Explicaciones del propio Lichtenstein a sus puntitos Sábado, 27 enero, 2007Posted by henryo in Arte.
But the dots in the Nudes series have a new characteristic, creating an undulation of light and space by flowing over several objects at a time, rather than being contained within the boundaries of a single object or outline. The dots function as both a two-dimensional pattern (overlay) and as a suggestion of three-dimensional space and form. As Lichtenstein told David Sylvester in 1997: “It’s a little bit the way chiaroscuro isn’t just shadows but a way of combining the figure and the background, or whatever’s near it in a dark area… You’re not confined to the object pattern, but the subject matter excuse for this is that it’s a shadow. And that’s interesting to me.”
Lichtenstein is quoted in a newspaper article in November 1994 as having said that the nude form itself is a “good excuse to contrast undulating and volumetric form with rigid geometry.” This same contrast of undulation and rigidity can be seen in the dot patterns themselves, which cause the picture space seemingly to undulate forward and away from the picture plane, while at the same time each dot is a precise geometric circle.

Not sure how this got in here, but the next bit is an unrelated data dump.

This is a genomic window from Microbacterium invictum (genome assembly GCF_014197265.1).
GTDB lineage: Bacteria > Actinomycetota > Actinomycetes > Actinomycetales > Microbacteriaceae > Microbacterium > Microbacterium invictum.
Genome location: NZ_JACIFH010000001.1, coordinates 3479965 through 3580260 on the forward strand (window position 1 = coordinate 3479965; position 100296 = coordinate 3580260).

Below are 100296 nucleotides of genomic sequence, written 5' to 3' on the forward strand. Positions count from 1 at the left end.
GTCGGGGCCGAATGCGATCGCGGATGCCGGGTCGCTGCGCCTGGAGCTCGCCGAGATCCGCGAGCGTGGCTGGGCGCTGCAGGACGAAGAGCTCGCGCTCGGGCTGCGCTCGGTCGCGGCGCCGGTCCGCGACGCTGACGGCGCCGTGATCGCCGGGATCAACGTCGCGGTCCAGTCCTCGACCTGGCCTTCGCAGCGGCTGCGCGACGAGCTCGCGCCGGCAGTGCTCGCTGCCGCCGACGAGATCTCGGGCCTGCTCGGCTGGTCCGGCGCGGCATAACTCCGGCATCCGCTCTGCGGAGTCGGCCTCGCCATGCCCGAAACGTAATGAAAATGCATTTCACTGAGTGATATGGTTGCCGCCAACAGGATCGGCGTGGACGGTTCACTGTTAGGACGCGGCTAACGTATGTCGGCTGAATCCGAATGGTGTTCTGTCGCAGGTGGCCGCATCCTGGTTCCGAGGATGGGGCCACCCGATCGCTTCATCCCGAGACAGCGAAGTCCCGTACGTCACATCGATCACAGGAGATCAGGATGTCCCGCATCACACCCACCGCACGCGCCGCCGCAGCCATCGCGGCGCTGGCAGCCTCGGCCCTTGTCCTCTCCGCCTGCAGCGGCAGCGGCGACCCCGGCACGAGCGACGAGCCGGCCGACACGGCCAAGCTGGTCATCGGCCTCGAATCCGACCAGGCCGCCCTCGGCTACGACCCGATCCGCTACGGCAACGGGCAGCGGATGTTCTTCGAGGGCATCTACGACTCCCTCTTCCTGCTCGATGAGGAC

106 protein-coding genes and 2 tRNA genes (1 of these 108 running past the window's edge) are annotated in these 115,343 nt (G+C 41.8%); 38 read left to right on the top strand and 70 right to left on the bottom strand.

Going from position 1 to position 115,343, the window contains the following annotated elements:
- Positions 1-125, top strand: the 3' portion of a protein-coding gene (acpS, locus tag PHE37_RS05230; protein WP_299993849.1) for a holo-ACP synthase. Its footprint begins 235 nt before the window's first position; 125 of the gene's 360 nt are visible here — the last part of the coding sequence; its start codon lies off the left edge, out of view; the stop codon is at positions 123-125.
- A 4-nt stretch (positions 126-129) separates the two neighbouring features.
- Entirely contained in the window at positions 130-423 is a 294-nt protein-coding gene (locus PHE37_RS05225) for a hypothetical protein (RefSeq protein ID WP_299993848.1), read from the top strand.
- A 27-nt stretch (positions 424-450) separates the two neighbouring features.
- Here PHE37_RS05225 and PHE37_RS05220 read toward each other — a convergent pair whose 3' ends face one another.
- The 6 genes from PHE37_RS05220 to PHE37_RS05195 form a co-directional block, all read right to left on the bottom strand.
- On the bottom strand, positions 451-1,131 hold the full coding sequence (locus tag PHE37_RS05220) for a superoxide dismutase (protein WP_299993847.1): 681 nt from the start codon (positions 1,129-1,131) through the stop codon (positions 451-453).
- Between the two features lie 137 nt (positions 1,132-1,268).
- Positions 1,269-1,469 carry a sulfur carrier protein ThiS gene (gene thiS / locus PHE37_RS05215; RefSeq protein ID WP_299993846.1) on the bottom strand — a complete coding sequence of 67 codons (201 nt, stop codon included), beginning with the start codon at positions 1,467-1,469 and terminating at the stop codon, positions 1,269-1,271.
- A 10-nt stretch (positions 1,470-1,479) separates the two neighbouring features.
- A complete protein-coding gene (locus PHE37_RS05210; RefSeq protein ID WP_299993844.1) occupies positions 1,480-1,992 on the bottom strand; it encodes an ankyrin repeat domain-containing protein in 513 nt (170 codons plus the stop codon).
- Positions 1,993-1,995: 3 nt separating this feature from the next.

One final note regarding the method used to arrive at the total number of colours in a given print: because the same ink, when printed in two runs that overlap, will produce a different colour in the overlapping areas, Tyler Graphics counts each run as a separate colour, even though only one ink was used. As the workshop’s Barbara Delano has explained: “Our general rule is to count even the same colour if it appears in another run and overlaps because it will change the resulting layer colour slightly. (In fact, the subtlety of printmaking is the buildup of colour layers.) If you look at the print, you can see the difference in the areas where the (colours) are different because of the overlapping buildup. Not only does it build up the surface of density of the colour, but it also sits differently in the fibres of the paper.” However, for entries in this catalogue, the decision was made to base the colour count on the actual number of different-coloured inks used, so that the method used to count the colours would remain consistent for all entries throughout the catalogue. This is why, in some cases, one will find discrepancies in the number of colours when comparing these entries to the workshops’ documentation.